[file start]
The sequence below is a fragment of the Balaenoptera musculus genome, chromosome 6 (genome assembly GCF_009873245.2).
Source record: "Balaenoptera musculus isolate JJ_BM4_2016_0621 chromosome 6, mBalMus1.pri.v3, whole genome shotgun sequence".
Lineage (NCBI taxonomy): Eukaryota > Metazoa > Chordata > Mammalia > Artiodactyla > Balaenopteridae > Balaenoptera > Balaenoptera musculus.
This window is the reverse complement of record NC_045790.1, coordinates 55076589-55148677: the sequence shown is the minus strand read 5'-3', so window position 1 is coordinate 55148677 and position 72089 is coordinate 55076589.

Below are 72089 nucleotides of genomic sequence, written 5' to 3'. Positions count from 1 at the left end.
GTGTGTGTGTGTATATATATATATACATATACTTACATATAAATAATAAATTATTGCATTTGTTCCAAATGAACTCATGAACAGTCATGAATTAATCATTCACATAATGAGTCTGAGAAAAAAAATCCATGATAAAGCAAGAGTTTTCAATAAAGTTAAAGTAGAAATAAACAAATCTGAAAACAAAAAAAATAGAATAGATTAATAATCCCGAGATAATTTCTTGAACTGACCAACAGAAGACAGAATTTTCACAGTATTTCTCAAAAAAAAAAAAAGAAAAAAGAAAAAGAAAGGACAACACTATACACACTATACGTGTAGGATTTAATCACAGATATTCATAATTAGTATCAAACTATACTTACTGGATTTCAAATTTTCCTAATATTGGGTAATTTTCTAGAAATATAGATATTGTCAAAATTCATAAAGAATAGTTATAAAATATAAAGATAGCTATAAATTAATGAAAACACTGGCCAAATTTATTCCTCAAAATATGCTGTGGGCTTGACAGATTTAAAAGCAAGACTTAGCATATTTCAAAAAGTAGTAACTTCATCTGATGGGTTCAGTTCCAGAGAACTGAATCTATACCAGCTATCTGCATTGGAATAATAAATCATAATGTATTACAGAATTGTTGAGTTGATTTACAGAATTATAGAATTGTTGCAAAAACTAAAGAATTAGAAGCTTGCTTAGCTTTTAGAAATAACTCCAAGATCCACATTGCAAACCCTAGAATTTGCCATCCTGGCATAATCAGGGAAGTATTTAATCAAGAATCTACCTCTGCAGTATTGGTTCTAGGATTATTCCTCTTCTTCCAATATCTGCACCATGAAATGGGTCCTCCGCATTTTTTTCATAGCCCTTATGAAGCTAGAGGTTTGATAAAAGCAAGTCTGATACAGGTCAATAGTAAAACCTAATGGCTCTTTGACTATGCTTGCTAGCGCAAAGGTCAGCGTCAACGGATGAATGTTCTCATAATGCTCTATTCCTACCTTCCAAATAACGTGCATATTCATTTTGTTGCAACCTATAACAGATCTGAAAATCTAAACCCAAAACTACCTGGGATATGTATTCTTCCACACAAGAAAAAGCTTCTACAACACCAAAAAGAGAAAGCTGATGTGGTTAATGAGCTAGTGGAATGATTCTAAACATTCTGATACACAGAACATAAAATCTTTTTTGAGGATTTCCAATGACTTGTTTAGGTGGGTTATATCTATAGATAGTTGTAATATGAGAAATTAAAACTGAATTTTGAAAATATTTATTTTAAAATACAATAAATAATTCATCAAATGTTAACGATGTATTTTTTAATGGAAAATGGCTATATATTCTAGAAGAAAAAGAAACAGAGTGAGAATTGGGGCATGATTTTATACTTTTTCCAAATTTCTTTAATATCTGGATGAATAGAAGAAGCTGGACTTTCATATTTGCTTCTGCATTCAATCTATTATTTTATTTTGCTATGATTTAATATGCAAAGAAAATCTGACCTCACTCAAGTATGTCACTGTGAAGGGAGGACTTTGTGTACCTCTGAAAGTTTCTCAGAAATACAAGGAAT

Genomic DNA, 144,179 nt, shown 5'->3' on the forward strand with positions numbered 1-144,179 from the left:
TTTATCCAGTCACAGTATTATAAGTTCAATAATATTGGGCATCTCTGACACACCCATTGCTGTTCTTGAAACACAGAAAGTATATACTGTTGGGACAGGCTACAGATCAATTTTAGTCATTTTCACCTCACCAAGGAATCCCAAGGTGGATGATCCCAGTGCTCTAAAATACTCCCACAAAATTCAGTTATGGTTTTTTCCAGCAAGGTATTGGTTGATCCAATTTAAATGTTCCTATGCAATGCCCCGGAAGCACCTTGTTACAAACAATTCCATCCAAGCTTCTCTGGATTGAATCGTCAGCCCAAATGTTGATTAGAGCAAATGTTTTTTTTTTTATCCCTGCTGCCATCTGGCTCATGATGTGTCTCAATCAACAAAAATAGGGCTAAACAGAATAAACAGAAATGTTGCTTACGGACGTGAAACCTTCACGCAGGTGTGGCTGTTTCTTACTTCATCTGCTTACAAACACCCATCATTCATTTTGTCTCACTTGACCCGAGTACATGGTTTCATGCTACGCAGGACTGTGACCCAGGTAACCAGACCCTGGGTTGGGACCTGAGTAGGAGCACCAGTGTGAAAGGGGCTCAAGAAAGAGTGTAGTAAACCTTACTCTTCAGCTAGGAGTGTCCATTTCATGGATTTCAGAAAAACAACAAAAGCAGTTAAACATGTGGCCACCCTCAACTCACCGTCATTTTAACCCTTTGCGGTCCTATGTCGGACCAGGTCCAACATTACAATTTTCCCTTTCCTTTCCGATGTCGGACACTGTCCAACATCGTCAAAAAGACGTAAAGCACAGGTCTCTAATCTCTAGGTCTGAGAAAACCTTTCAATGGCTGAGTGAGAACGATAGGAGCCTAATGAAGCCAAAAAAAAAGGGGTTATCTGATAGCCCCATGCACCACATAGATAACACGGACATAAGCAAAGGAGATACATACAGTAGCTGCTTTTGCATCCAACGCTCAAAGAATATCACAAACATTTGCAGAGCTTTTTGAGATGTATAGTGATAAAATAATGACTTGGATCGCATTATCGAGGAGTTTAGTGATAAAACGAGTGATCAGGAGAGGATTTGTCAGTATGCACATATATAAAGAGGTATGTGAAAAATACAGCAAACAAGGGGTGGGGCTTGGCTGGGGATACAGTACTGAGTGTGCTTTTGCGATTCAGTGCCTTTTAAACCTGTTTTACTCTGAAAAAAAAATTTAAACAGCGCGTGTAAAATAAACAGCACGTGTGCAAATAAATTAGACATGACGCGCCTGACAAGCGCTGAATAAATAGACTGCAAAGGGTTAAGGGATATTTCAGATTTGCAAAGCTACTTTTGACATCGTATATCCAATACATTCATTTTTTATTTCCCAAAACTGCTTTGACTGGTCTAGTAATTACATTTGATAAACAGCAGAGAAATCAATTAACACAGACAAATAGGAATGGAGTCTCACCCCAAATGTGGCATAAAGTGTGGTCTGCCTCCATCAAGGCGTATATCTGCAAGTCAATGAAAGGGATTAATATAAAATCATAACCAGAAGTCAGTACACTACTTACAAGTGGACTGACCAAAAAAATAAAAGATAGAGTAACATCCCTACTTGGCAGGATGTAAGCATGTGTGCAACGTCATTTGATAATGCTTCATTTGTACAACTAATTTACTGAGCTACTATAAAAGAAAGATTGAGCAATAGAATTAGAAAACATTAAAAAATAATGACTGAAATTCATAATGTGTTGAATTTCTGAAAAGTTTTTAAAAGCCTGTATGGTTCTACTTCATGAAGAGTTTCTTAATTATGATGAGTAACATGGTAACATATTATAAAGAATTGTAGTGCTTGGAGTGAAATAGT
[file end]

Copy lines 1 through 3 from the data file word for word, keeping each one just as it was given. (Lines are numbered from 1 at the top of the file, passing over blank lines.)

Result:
The sequence below is a fragment of the Balaenoptera musculus genome, chromosome 6 (genome assembly GCF_009873245.2).
Source record: "Balaenoptera musculus isolate JJ_BM4_2016_0621 chromosome 6, mBalMus1.pri.v3, whole genome shotgun sequence".
Lineage (NCBI taxonomy): Eukaryota > Metazoa > Chordata > Mammalia > Artiodactyla > Balaenopteridae > Balaenoptera > Balaenoptera musculus.